The same principle pertains to the home and your relationship. If you only act from as sense of obligation, then your relationship will be a type of agreement, such as the understanding between an employer and an employee. If one person in the relationship is afraid of "punishment," that is, the other person's negative reactions, there is a problem with this connection. If you fear that the other person will explode or lash out, you should not be the recipient of this behavior. If you don't know how to leave this type of relationship, seek professional help.


Along these lines, if you give to your wife only in order to receive from her some benefit in return, she will sense that you are not giving from the heart, and you will not achieve your goal. You must put aside the question of obligation and instead give to your spouse from a place of desire, from "the desire of the heart and passion of the soul" (Mesilat Yesharim 7:21). This is the only way to build a relationship based on love.


It is clear that we have obligations toward our spouse. A person has no permission to grieve the other, or to deprive him or her of any pleasure. Everyone is also obligated to "love your neighbor as yourself," especially at home, and in all actions that will benefit the other.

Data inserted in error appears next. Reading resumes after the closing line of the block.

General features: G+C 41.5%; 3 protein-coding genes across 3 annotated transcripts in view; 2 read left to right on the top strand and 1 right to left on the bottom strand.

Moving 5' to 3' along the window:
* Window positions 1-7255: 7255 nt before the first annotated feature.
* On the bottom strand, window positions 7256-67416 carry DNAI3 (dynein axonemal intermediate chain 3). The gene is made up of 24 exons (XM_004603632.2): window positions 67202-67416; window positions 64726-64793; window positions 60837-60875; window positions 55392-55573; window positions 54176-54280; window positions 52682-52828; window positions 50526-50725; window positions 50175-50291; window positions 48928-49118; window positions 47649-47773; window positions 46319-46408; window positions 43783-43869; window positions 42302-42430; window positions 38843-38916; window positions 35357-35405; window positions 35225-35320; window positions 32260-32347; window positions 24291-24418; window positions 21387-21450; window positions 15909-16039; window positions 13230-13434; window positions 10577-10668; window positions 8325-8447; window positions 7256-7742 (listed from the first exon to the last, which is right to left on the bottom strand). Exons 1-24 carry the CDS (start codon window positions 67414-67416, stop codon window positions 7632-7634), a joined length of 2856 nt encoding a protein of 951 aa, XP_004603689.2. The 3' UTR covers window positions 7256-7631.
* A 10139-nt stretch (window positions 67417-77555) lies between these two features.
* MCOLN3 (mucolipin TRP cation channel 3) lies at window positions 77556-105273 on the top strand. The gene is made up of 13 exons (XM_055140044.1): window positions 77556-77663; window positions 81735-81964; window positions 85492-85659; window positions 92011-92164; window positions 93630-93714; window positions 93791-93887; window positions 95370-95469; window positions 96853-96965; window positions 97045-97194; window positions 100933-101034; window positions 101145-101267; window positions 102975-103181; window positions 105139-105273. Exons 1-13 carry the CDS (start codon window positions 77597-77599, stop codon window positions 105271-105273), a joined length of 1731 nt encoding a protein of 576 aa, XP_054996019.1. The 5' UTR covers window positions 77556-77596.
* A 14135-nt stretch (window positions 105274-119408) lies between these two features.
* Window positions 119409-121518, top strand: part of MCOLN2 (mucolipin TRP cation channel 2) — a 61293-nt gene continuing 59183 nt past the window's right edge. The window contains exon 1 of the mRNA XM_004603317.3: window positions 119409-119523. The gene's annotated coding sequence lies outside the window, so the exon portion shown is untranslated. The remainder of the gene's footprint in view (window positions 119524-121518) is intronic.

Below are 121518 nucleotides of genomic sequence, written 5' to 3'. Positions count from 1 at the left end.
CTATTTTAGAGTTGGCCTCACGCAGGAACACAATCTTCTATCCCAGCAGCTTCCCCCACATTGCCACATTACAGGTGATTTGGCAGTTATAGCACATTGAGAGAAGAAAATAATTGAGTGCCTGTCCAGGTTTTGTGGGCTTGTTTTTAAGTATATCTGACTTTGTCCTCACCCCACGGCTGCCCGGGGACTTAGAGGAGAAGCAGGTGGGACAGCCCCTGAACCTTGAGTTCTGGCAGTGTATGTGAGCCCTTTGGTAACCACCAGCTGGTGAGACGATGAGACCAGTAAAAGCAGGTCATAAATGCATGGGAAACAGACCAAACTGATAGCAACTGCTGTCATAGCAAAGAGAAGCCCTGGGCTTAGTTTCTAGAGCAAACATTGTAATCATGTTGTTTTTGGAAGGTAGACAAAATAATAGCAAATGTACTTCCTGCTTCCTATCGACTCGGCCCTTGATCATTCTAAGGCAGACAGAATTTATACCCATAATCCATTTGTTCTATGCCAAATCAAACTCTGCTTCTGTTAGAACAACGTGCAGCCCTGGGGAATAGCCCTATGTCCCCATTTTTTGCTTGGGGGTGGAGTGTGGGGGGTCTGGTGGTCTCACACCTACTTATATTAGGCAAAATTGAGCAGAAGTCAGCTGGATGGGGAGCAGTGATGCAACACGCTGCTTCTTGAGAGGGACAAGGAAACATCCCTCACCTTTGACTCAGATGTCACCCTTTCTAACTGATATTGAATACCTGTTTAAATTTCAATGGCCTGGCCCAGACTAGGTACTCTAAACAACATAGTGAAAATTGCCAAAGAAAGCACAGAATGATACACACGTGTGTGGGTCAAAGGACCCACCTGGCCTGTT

But this charge is not actually toward the other. No one should feel that the other is standing over and demanding him or her to behave in a certain way. I have to be good to my spouse for my own sake: for my own desire to be good and to fulfill G-d's will that I be good.


From the perspective of those who receive the benefit, they must live with the clear knowledge that the other owes them nothing and everything the other does for them is a bonus. This is the mental attitude that should be practiced. This way we can truly live in love, harmony, and peace, as the Torah commands us. If your actions are only based on a sense of obligation, there will be no love.


It's important to emphasize that desiring is the role of the desirer. You don't have to wait for others to make you desire to give to them. (On the other hand, we should behave in a way that will inspire the other to desire to be good to us.) Everyone should try to make themselves desire to give, to try to accept the "kingdom" of the other willingly — as an obligation to themselves, not the other. No one can demand from others, as a right, to be agreeable, pleasing, and compliant out of sheer desire, as opposed to acting from a sense of obligation.